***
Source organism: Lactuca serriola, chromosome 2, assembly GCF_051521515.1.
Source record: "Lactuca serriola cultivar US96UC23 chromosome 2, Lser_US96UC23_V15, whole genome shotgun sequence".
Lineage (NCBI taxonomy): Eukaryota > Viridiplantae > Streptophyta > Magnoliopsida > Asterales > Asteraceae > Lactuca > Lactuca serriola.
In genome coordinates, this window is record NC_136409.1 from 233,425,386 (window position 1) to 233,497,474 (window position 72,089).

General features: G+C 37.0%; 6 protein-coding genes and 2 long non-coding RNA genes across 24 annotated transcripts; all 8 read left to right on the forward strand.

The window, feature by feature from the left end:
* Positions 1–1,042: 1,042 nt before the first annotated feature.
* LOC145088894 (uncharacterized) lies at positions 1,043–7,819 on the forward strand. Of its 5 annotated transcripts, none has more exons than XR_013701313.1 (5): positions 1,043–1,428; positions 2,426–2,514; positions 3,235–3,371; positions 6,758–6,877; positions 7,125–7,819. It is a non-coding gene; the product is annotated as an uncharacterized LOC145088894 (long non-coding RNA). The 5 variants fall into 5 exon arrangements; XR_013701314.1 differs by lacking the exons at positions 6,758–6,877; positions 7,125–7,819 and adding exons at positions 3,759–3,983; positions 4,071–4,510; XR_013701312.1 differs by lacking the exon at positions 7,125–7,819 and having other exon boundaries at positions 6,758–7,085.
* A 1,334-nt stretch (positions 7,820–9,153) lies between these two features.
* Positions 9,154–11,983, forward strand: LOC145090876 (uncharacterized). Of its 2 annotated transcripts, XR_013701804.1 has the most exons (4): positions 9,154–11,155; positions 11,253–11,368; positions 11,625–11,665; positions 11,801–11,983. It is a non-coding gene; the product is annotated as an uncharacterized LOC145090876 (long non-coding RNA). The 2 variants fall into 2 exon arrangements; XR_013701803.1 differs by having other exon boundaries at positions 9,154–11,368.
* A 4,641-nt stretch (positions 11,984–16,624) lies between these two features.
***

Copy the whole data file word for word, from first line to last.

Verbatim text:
Source organism: Lactuca serriola, chromosome 2, assembly GCF_051521515.1.
Source record: "Lactuca serriola cultivar US96UC23 chromosome 2, Lser_US96UC23_V15, whole genome shotgun sequence".
Lineage (NCBI taxonomy): Eukaryota > Viridiplantae > Streptophyta > Magnoliopsida > Asterales > Asteraceae > Lactuca > Lactuca serriola.
In genome coordinates, this window is record NC_136409.1 from 233,425,386 (window position 1) to 233,497,474 (window position 72,089).

General features: G+C 37.0%; 6 protein-coding genes and 2 long non-coding RNA genes across 24 annotated transcripts; all 8 read left to right on the forward strand.

The window, feature by feature from the left end:
* Positions 1–1,042: 1,042 nt before the first annotated feature.
* LOC145088894 (uncharacterized) lies at positions 1,043–7,819 on the forward strand. Of its 5 annotated transcripts, none has more exons than XR_013701313.1 (5): positions 1,043–1,428; positions 2,426–2,514; positions 3,235–3,371; positions 6,758–6,877; positions 7,125–7,819. It is a non-coding gene; the product is annotated as an uncharacterized LOC145088894 (long non-coding RNA). The 5 variants fall into 5 exon arrangements; XR_013701314.1 differs by lacking the exons at positions 6,758–6,877; positions 7,125–7,819 and adding exons at positions 3,759–3,983; positions 4,071–4,510; XR_013701312.1 differs by lacking the exon at positions 7,125–7,819 and having other exon boundaries at positions 6,758–7,085.
* A 1,334-nt stretch (positions 7,820–9,153) lies between these two features.
* Positions 9,154–11,983, forward strand: LOC145090876 (uncharacterized). Of its 2 annotated transcripts, XR_013701804.1 has the most exons (4): positions 9,154–11,155; positions 11,253–11,368; positions 11,625–11,665; positions 11,801–11,983. It is a non-coding gene; the product is annotated as an uncharacterized LOC145090876 (long non-coding RNA). The 2 variants fall into 2 exon arrangements; XR_013701803.1 differs by having other exon boundaries at positions 9,154–11,368.
* A 4,641-nt stretch (positions 11,984–16,624) lies between these two features.